As much as public relations has morphed through the years, its primary reason for being – to secure coveted media exposure and reach new audiences – has stayed the same. How a brand secures that coverage is where things have changed. Where brands need to level up their current strategy  when it comes to getting heard and seen in a crowded marketplace continues to evolve as PR trends continue to evolve.

Looking to 2021 (something most of us have been doing since March!), we see a familiar game that needs to be played with new rules. In many cases, PR strategies that worked as recently as a year ago aren’t as effective today as the quarantined world moved, condensing five years of innovations into one.

With that in mind, here are our top five PR predictions and PR trends for the new year:

1)    Brand benefit messaging will be as important as ever in the PR world. The power of brands will continue to wield a lot of weight as businesses, products and entities fall by the wayside when fighting their way out of any economic hurdles from the pandemic. If you have struggled with how to position yourself in the marketplace, now is the time to invest in an agency, or some social media targeting, to make sure you are offering what it is people need today and into the future. Don’t overcomplicate your value add, just make sure you emphasize the what and the why, and that you are talking to your right audience about why they should engage with you. A good example of this is how Extended Stay has weathered the pandemic better than rivals. Its name recognition and easy to understand offering underscores the importance of brand benefit messaging, and from the looks of it, the company will continue to grow even once the pandemic is over.

2)    Sponsored content will become more relevant and useful for PR programs. Publishers spend a great deal of time looking and understanding their vertical audience in order to develop annual editorial calendars. They do this as a way to attract advertisers and marketing contacts for upcoming publications that are focused on certain subjects. PR firms usually shy away from bringing paid opportunities to their clients, but this is increasingly becoming a great way to secure relevant and newsworthy story additions. It shouldn’t, and won’t, be the only way to secure coverage for PR effective programs, but sponsored content can be a great way to move the needle, secure mindshare, and control valuable brand messaging.

3)    Regional targeting for national brands will become more important. If the pandemic has taught us anything, it’s that people can have fun and explore without hopping on a plane. With this newly solidified sense of community, brands would be wise to connect with audiences that are confined to particular states or cities. This is not to suggest that local business journals will start covering McDonalds just because they got a pitch from headquarters. Local angles will still be extremely important to journalists, so national brands need to lean into the local issues and (even better) local residents of the market being targeted.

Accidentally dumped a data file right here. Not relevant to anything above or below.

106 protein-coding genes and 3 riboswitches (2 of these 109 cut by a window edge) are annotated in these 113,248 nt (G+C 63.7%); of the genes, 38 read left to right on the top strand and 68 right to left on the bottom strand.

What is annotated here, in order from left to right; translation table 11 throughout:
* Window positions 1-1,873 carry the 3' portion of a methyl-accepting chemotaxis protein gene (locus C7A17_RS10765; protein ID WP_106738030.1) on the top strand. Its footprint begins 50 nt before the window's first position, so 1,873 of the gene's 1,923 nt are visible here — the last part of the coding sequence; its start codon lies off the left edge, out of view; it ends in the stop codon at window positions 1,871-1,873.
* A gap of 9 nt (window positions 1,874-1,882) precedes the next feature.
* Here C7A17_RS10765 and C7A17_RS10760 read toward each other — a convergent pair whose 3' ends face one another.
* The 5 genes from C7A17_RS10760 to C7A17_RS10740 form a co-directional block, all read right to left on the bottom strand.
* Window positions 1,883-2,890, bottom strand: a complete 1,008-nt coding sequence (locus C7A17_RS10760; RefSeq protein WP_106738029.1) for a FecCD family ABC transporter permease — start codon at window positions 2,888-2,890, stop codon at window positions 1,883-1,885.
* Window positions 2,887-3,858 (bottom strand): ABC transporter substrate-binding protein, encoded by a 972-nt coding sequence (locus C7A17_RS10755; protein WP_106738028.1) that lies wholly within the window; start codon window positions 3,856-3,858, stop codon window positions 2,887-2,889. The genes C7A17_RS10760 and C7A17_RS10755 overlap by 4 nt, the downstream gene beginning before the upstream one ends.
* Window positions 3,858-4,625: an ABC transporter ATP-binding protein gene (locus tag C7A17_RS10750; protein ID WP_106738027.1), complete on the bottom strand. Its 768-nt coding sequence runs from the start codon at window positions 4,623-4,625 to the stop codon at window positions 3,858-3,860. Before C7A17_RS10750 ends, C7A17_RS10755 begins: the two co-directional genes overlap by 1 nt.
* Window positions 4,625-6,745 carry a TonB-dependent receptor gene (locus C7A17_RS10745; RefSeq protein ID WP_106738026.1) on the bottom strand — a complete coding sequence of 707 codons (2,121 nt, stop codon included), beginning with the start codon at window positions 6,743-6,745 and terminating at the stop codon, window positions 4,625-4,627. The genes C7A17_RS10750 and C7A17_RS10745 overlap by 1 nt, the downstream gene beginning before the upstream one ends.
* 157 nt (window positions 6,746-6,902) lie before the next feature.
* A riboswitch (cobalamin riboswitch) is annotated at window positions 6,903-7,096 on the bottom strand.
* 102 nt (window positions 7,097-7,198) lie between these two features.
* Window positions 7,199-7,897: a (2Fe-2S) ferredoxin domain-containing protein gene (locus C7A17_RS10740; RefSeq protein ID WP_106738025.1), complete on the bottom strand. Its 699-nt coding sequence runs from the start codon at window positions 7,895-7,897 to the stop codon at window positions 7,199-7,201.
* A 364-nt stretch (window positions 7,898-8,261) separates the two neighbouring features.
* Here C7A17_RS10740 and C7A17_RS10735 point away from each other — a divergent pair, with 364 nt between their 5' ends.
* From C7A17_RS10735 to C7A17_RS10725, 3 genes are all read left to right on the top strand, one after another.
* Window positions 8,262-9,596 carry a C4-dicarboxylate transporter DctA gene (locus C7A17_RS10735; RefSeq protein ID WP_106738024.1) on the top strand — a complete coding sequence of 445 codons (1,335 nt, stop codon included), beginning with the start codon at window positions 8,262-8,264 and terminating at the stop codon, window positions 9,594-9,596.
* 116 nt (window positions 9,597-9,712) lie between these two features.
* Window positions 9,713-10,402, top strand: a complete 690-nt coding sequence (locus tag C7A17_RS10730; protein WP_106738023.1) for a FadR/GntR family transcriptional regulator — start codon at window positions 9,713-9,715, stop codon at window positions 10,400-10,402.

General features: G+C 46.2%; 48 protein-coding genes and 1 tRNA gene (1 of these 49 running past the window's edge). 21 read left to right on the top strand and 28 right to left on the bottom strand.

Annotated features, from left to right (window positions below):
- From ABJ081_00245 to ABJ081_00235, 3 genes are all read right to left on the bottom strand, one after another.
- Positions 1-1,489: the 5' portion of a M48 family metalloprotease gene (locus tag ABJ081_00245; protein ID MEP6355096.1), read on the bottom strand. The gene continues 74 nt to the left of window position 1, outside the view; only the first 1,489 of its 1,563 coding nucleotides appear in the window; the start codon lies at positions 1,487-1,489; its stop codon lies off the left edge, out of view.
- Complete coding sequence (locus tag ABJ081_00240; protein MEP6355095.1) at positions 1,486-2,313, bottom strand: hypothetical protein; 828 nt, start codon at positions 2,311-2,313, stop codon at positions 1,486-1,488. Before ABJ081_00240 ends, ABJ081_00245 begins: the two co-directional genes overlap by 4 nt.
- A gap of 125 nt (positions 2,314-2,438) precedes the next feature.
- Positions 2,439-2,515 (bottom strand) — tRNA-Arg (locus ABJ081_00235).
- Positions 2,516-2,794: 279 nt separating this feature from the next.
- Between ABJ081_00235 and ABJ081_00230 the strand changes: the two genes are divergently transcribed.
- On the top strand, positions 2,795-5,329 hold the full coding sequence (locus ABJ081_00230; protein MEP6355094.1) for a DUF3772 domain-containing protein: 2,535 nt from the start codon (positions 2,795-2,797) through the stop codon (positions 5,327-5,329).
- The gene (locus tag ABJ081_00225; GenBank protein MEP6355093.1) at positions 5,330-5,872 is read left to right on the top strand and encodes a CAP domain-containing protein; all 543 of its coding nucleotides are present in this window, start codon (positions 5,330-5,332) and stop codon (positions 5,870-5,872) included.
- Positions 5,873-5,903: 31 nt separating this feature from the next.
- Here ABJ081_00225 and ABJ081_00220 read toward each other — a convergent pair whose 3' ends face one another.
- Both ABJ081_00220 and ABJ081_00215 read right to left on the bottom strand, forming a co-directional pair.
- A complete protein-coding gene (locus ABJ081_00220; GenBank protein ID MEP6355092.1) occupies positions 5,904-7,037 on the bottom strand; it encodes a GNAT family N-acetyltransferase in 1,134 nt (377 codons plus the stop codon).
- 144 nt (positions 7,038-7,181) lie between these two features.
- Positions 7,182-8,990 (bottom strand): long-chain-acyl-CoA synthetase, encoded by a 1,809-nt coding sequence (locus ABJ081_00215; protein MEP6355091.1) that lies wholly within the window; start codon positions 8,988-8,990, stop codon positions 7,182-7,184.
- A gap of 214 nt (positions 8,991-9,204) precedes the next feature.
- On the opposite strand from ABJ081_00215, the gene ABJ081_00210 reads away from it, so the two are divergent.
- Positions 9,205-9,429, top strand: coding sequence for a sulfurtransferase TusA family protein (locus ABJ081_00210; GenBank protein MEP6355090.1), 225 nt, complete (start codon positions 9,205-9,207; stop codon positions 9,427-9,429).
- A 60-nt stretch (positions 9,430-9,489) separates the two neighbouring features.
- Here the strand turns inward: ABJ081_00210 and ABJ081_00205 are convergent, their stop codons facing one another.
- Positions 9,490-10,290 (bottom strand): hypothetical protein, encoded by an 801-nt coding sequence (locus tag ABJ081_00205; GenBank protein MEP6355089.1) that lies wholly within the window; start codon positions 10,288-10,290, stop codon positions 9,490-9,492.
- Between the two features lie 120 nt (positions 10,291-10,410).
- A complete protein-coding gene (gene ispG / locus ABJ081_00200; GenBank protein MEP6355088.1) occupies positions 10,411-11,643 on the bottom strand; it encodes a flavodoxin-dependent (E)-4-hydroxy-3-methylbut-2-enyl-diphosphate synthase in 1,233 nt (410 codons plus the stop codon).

4)    Navigating the ‘Big Pivot.” The pandemic did not disrupt all industries equally. Some, such as commercial real estate and restaurants, were impacted more than, say, telematics. However, this does not mean that PR should avoid these impacted industries in 2021. On the contrary, the most disrupted sectors will have some of the most drastic and creative adaptations underway, and those new business models (think steakhouses offering delivery and hotels implementing no-touch amenities) need to be publicized.

5)    Podcasts are going to continue to be impactful. The popularity of podcasts and their entry into a fan favorite and mainstream media cannot be dismissed as a fad. Like social media before it, this forum for long-form interviews and brand storytelling is more popular and effective for PR programs than ever. The quarantine inspired millions of talented creatives to try their hand on the easily-launchable medium. The trick to getting on these platforms is to research the host, the interview topics and past guests to make sure the podcast is a fit. And don’t forget as a way to demonstrate how charismatic your brand is, for example use soundbites as pitches instead of text.


Shana Starr, CEO of Bastion Elevate, has been creating communication strategies in every industry known to man and has worked on clients large and small. Andrew King is a former newspaper journalist in New York and New Jersey. He is currently the public relations director of Bastion Elevate, a full-service social media, marketing and public relations agency based in Newport Beach, Calif.